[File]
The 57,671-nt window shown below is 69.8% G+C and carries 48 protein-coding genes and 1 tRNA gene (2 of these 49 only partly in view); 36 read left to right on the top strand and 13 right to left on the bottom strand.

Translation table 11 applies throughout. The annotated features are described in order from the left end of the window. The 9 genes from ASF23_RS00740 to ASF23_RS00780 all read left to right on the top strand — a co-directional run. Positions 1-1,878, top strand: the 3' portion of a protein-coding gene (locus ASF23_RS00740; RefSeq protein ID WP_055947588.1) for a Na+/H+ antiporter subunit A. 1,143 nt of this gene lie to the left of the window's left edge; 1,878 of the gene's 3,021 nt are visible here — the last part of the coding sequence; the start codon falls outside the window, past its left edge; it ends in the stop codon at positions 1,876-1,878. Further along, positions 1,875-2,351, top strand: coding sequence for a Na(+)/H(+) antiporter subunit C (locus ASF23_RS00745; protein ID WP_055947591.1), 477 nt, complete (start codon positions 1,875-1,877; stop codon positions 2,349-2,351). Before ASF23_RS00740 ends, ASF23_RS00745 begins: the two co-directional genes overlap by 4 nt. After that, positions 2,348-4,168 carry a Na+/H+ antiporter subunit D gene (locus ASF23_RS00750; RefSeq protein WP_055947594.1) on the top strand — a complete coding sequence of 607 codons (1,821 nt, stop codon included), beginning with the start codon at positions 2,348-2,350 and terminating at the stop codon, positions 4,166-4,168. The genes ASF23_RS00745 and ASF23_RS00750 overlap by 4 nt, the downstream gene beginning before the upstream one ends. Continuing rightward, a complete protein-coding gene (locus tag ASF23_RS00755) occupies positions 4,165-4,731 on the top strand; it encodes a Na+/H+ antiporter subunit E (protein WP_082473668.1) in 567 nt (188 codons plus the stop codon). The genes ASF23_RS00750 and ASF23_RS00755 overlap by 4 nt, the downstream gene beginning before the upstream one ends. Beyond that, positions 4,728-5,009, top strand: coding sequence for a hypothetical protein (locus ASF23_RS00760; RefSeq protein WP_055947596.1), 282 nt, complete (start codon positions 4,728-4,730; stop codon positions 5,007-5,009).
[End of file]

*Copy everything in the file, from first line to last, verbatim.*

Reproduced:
The 57,671-nt window shown below is 69.8% G+C and carries 48 protein-coding genes and 1 tRNA gene (2 of these 49 only partly in view); 36 read left to right on the top strand and 13 right to left on the bottom strand.

Translation table 11 applies throughout. The annotated features are described in order from the left end of the window. The 9 genes from ASF23_RS00740 to ASF23_RS00780 all read left to right on the top strand — a co-directional run. Positions 1-1,878, top strand: the 3' portion of a protein-coding gene (locus ASF23_RS00740; RefSeq protein ID WP_055947588.1) for a Na+/H+ antiporter subunit A. 1,143 nt of this gene lie to the left of the window's left edge; 1,878 of the gene's 3,021 nt are visible here — the last part of the coding sequence; the start codon falls outside the window, past its left edge; it ends in the stop codon at positions 1,876-1,878. Further along, positions 1,875-2,351, top strand: coding sequence for a Na(+)/H(+) antiporter subunit C (locus ASF23_RS00745; protein ID WP_055947591.1), 477 nt, complete (start codon positions 1,875-1,877; stop codon positions 2,349-2,351). Before ASF23_RS00740 ends, ASF23_RS00745 begins: the two co-directional genes overlap by 4 nt. After that, positions 2,348-4,168 carry a Na+/H+ antiporter subunit D gene (locus ASF23_RS00750; RefSeq protein WP_055947594.1) on the top strand — a complete coding sequence of 607 codons (1,821 nt, stop codon included), beginning with the start codon at positions 2,348-2,350 and terminating at the stop codon, positions 4,166-4,168. The genes ASF23_RS00745 and ASF23_RS00750 overlap by 4 nt, the downstream gene beginning before the upstream one ends. Continuing rightward, a complete protein-coding gene (locus tag ASF23_RS00755) occupies positions 4,165-4,731 on the top strand; it encodes a Na+/H+ antiporter subunit E (protein WP_082473668.1) in 567 nt (188 codons plus the stop codon). The genes ASF23_RS00750 and ASF23_RS00755 overlap by 4 nt, the downstream gene beginning before the upstream one ends. Beyond that, positions 4,728-5,009, top strand: coding sequence for a hypothetical protein (locus ASF23_RS00760; RefSeq protein WP_055947596.1), 282 nt, complete (start codon positions 4,728-4,730; stop codon positions 5,007-5,009).